His idea of going to Guatemala was not an invention of the moment, nor was it devoid of a certain basis of truth. Such a suggestion had been made to him some time since by Mr. Mills Happerton. There were mines in Guatemala which wanted, or at some future day might want, a resident director. The proposition had been made to Lopez before his marriage, and Mr.

He'll amuse himself with that; but it won't come to anything, and it won't hurt us." "Isn't the Duchess giving a great many parties?" asked Mrs. Happerton. "Well; yes. That kind of thing used to be done in old Lady Brock's time, and the Duchess is repeating it. There's no end to their money, you know. But it's rather a bore for the persons who have to go."

Sir Damask said that he would arrange it, making up his mind, however, at the same time, that this last stipulation, if insisted on, would make the thing impracticable. Roby the ministerialist, sitting at the end of the table between his sister-in-law and Mrs. Happerton, was very confidential respecting the Government and parliamentary affairs in general.

That sister-in-law of his was a silly, vulgar, worldly, and most untrustworthy woman; but she had understood what she was saying. And there had been something in that argument about the Duchess of Omnium's parties, and Mr. Happerton, which had its effect. If the man did live with the great and wealthy, it must be because they thought well of him and of his position.

He had been blackballed at two clubs, but apparently without any defined reason. He lived as though he possessed a handsome income, and yet was in no degree fast or flashy. He was supposed to be an intimate friend of Mr. Mills Happerton, one of the partners in the world-famous commercial house of Hunky and Sons, which dealt in millions.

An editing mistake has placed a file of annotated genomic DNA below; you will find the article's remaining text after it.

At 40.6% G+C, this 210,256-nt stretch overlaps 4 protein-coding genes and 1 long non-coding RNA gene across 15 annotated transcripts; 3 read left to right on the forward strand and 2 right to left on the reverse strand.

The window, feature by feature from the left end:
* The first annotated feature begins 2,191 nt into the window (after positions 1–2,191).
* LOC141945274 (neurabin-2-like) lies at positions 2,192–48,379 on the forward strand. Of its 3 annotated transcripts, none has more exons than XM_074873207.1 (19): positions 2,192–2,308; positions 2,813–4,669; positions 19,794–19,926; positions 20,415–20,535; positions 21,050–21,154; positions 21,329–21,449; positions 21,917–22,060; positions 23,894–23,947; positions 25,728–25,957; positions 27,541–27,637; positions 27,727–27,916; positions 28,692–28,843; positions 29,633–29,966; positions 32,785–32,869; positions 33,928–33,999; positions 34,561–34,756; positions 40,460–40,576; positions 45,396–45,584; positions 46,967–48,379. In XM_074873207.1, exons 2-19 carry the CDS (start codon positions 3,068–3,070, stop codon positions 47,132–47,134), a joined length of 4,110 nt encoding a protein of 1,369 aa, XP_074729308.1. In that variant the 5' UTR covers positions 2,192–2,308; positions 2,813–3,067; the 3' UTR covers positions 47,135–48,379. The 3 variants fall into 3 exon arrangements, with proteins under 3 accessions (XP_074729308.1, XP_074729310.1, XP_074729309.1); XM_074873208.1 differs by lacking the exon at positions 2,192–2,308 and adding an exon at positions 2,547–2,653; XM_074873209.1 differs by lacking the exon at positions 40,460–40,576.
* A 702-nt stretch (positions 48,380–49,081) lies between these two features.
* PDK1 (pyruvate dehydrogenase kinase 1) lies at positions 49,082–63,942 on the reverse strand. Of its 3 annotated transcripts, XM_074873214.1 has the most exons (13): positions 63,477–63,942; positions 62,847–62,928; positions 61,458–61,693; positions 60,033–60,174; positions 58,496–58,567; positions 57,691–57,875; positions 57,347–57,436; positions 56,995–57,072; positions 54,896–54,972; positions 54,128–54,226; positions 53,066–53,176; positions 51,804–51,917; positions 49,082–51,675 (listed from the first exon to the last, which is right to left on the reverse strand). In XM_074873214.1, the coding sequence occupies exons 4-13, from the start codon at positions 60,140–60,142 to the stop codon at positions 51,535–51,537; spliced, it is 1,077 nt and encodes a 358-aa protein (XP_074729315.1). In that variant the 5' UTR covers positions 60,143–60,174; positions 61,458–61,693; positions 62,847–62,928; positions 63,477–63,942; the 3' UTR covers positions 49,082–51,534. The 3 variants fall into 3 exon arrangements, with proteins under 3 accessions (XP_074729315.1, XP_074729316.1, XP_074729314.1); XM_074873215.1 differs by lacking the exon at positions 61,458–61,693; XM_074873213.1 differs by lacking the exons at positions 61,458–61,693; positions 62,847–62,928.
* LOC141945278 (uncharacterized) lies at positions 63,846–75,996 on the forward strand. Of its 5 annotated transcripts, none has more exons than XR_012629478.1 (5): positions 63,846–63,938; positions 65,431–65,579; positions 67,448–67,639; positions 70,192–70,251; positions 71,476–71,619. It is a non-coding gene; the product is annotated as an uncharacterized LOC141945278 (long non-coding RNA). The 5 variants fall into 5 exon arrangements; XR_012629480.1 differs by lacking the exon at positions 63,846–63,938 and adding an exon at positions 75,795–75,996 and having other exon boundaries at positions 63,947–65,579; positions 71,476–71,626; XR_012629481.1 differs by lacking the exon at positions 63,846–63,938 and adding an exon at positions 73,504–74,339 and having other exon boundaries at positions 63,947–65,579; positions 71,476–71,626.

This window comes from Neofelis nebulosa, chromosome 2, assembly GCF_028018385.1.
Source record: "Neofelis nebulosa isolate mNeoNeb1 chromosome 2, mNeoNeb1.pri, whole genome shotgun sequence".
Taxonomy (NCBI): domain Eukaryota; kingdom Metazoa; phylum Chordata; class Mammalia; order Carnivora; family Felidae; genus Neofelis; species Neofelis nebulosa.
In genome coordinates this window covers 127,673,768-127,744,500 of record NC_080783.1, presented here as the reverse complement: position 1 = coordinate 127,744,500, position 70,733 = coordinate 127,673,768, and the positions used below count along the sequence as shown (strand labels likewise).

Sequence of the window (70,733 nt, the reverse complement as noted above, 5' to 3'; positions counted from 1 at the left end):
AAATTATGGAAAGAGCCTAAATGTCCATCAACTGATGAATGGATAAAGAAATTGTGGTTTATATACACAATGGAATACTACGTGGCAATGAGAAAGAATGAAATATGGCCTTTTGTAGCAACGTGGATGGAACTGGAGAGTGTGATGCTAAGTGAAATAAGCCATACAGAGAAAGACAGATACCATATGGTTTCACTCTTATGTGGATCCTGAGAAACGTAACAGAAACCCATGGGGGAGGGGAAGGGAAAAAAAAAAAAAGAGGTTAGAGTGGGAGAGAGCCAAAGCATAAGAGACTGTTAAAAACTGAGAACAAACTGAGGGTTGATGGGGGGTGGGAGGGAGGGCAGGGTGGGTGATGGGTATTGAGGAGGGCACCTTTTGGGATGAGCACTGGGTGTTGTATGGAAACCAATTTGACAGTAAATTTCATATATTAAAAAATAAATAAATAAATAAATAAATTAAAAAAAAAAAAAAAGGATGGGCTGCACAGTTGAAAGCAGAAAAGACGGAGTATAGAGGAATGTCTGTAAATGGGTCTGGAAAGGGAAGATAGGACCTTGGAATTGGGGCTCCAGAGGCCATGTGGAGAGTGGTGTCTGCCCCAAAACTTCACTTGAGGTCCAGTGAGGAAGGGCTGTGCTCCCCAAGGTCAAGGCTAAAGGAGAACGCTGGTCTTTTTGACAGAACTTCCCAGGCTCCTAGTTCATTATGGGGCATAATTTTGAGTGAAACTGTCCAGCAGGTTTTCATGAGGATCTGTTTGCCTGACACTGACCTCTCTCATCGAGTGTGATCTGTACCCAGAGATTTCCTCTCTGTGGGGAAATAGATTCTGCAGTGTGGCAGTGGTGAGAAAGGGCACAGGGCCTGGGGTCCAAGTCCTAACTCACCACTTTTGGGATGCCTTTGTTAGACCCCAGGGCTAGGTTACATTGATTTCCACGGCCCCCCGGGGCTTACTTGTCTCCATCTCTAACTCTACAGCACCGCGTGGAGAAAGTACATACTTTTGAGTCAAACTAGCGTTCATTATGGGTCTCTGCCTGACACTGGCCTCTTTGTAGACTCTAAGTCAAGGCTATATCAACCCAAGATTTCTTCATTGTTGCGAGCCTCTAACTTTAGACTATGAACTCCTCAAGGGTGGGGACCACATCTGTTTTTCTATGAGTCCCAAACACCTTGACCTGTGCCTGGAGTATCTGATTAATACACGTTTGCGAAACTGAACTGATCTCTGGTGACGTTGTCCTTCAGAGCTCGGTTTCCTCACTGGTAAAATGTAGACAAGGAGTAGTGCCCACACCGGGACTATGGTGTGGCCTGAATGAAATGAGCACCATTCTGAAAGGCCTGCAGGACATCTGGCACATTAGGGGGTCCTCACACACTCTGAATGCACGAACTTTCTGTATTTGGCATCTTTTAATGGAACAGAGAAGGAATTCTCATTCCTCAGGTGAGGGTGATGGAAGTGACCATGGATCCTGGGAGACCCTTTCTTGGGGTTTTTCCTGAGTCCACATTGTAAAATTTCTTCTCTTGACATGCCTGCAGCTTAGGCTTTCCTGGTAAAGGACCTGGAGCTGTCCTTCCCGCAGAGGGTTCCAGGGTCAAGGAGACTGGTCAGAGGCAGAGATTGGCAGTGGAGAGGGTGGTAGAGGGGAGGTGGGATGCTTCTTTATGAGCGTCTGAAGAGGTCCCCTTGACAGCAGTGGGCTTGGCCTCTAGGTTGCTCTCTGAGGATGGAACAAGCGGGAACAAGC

Wharton, who had been early, saw all the other guests arrive, and among them Mr. Ferdinand Lopez. There was also Mr. Mills Happerton, partner in Hunky and Sons, with his wife, respecting whom Mr. Wharton at once concluded that he was there as being the friend of Ferdinand Lopez. If so, how much influence must Ferdinand Lopez have in that house! Nevertheless, Mr.

But to-night there was no one there at all like myself, or, as I hope, like you. That man Roby is a chattering ass. How such a man can be useful to any government I can't conceive. Happerton was the best, but what had he to say for himself? I've always thought that there was very little wit wanted to make a fortune in the City." In this frame of mind Mr.

He had contrived that his name should be mentioned here and there with the names of well-known wealthy commercial men, and had for the last twelve months made up a somewhat intimate alliance with that very sound commercial man, Mr. Mills Happerton. But his dealings with Mr. Sextus Parker were in truth much more confidential than those with Mr.

"If he's honest, and what I call loyal, I don't care a straw for anything else. One doesn't expect West-end manners in Guatemala. But I shall have a deal to do with him, and I hate a fellow that you can't depend on." "Mr. Happerton used to think a great deal of Dixon." "That's all right," said Lopez. Mr.

There were also certain pecuniary speculations on foot, which could not be kept quite quiet even in September, as to which he did not like to trust entirely to the unaided energy of Mr. Sextus Parker, or to the boasted alliance of Mr. Mills Happerton. Sextus Parker's whole heart and soul were now in the matter, but Mr.